It’s release day for Secrets in Scarlet, a new anthology celebrating the upcoming Arkham Horror: Scarlet Keys expansion. Bonus? Yours truly contributed a little story called “In Art, Truth.”
Ece Şahin. Art historian. Curator for the Museum of Turkish and Islamic Arts. Member of the Red Coterie, an organization dedicated to finding and safeguarding dangerous artifacts of otherworldly powers. One of which may be hidden in Istanbul. Yet as Ece and her assistant Haluk seek the past, a rival cult emerges to challenge her cabal. Unwilling to play the game on their level, Ece will discover just how alone she is… unless she changes her approach.
Suffice to say, my gaming friends where gobsmacked by the news. We even celebrated by playing a round of Arkham Horror: The Card Game.
“How did James do it?” you may ask. Believe it or not, my writing magic involves no blood sacrifices. Just sleep sacrifice and a whole lot of reading. Here’s a few of my author’s notes for “In Art, Truth.”
1925. Turkey was about two years old. It was a period of transition, as the new country stepped away from Ottoman rule on the road to democracy. Yet President Mustafa Atatürk had a few notes, a few very Western ideas. Here’s just a quick taste of his vision.
- Abolishing the Caliphate. An act that made many Turks realize, “Oh wow. He’s… he’s serious about this stuff.”
- Moves to secularize the country, like banning dervishes, the reorganization of religious education, and laws regarding acceptable clothing, including the Hat Revolution. No, I’m not making this up.
- Abandoning Arabic for the Latin alphabet around 1928. There are still opinions about this decision.
- Adoption of a new civil code that allowed women to divorce, inherit property, and eventually vote.
As you can imagine, Atatürk’s speedy changes upset some folks just a little. There was the Sheikh Said rebellion. Oh, and a widespread plan to assassinate him emerged, sometimes called the İzmir plot. While that was the most memorable attempt, it almost certainly wasn’t the only one.
But politics weren’t the only changes happening, as the Ottomans had been quite distrusting of new technologies. Telephones were banned until 1908 and they also hesitated to allow cars into the country. The 1920s were a time of catch up, and by 1929, the Ford Motor Company began producing cars in Turkey. Alas, this ended with the Great Depression.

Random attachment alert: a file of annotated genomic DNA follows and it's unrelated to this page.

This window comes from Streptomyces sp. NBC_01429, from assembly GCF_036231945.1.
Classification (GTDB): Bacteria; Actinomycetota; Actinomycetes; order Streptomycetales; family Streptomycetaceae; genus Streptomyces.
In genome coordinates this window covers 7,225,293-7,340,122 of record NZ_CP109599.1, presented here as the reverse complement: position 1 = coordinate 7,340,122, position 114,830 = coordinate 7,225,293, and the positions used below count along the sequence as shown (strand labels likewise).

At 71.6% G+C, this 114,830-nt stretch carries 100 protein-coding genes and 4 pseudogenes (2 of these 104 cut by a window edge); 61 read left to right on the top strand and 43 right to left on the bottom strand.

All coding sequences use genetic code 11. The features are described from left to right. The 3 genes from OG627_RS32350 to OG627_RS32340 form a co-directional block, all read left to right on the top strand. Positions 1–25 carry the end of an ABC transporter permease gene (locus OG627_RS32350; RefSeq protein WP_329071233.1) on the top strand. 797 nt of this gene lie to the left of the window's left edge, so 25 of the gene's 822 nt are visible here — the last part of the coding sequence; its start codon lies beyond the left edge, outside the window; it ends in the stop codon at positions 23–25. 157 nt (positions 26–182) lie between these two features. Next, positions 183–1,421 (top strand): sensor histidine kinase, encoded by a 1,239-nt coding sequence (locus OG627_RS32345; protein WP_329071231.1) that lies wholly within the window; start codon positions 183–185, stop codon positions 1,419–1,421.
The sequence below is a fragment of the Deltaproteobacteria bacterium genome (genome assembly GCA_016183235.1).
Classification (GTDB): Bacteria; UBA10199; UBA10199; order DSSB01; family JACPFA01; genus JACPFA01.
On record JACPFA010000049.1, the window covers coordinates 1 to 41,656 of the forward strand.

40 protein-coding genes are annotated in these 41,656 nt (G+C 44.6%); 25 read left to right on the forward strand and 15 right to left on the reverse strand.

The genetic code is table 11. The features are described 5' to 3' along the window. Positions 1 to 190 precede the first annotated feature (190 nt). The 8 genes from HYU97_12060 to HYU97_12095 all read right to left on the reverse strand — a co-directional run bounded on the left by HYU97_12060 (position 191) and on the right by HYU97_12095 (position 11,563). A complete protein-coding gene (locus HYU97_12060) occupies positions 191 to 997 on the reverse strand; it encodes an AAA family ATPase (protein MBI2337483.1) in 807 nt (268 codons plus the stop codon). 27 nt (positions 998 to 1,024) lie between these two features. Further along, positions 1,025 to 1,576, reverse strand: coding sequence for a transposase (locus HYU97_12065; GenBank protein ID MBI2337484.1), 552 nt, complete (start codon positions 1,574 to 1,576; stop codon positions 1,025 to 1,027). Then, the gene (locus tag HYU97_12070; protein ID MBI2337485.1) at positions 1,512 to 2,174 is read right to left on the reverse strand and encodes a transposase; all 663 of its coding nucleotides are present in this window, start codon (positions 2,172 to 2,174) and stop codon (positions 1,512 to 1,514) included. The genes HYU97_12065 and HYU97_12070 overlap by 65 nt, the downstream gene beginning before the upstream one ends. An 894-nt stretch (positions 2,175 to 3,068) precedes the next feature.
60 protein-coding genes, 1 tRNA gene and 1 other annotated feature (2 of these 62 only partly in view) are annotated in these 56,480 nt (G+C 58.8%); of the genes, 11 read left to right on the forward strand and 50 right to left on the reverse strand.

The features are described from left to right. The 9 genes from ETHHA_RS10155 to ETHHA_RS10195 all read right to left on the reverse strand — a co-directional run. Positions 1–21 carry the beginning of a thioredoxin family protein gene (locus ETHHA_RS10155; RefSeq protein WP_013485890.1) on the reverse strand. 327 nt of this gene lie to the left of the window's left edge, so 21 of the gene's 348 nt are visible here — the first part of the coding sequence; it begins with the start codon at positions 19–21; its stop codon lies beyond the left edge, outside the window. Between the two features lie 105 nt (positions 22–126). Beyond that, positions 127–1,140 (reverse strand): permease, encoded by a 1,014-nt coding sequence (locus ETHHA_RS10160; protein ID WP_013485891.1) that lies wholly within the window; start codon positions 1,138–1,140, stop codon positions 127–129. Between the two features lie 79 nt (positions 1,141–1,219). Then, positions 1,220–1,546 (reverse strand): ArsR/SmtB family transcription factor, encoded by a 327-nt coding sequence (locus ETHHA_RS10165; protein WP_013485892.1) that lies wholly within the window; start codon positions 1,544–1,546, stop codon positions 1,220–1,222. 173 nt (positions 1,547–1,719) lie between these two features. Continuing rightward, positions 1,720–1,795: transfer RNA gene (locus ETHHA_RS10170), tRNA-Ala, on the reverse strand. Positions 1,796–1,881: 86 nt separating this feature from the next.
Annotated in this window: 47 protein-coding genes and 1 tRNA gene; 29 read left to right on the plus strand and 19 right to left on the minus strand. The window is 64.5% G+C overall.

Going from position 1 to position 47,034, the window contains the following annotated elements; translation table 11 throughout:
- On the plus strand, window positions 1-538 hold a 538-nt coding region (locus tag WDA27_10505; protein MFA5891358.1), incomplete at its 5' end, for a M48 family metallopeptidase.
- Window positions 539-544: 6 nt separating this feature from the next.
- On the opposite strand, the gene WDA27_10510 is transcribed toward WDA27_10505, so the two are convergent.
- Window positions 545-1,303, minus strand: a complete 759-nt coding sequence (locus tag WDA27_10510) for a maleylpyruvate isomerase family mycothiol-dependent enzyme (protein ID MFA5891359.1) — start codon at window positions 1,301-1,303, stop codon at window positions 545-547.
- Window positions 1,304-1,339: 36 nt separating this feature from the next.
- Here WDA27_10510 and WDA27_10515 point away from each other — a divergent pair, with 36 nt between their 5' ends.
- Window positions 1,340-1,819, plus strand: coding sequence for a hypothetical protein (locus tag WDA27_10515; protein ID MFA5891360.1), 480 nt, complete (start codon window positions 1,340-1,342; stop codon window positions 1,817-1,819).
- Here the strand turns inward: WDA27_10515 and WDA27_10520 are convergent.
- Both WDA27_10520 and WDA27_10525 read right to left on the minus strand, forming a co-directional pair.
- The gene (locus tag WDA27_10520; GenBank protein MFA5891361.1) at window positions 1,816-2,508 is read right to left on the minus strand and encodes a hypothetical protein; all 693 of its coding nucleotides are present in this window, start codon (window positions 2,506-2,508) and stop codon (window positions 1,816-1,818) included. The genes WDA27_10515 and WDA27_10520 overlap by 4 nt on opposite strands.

No, there was no way I’d get all of this into the story. But you better believe that politics were on everyone’s minds at the time. All I wanted were the undercurrents, an awareness of how times were changing. However, history buffs are in for a treat. If you notice an esoteric name or two, search around. You never know what you might learn…
A tricky element when working within franchises is nailing a character’s particulars during the conception phase. Companies have different needs. If stakeholders don’t think you’ve got it, you’ll be told “thanks for your time.” Even if they recognize potential in your words, it’s critical to embrace their comments.
Banner Saga was in active development while I wrote the prequel novel and short stories, so there was a fair bit of red light, green light. For example, a character’s name could be reserved early on, before the developers “released” it for use. A visualization for a protagonist formed in my head, but was overridden with the arrival of artwork. Stoic’s team was a collaboration between the lead writer, artist, developer, and composer. Feedback from each member influenced the others’ decisions. They had enough cooks, so it was my job to be the waiter.
For Secrets in Scarlet, the process was more straight forward. Fantasy Flight Games already knew Ece’s background and appearance. Plus, the documents they provided gave great insight into her thinking and motivations. With much of the guesswork eliminated, much of the focus went into the research.
Still, the story demanded its fair share of creativity.
The companies I’ve worked with gently encourage writers to develop “extended universe” characters, their own social networks if you will. This should be embraced. For canonical reasons, “borrowed” characters often possess plot armor… if only physically. Yet original cast members do not, allowing greater flexibility over where stories can go.
Awesome Stories, Plural
Fun as developing the manuscript was, reading Secrets in Scarlet was even better. Aconyte Books sent me an advanced copy and seeing my name next to a few heavyweights was a shellshock.
Lisa Smedman, author of Shadowrun: The Forever Drug, upped the ante with “Strange Things Done.” I loved her esoteric setting—an Alaska-bound steamer, as I did her protagonist’s motivation to research and write a biography on the real-life poet Robert Service. This was an inspiring direction.
“A Forty Grain Weight of Nephrite” by Steve Philip Jones was another tale that impressed me. Jones builds his world well with an eye for the historic details. I even learned a few new terms from his work, like “yeggman.”
Finally, “Honor Among Thieves” by Carrie Harris gave us a lot to love with a pair of high-class thieves and conwomen in Buenos Aires. Her yarn packs the unexpected upon the unexpected. My gut says this one’s going to be a fan favorite.
But why take my word? Aconyte has earned heaps of praise on Goodreads, What You Tolkien About and the Cosmic Circus.
All in all, Secrets in Scarlet is just in time for spooky season. A whiff of the Cthulhu mythos mixed with Indiana Jones action and adventure. We’ve had many tricks the last couple of years… so why not pick yourself up a treat?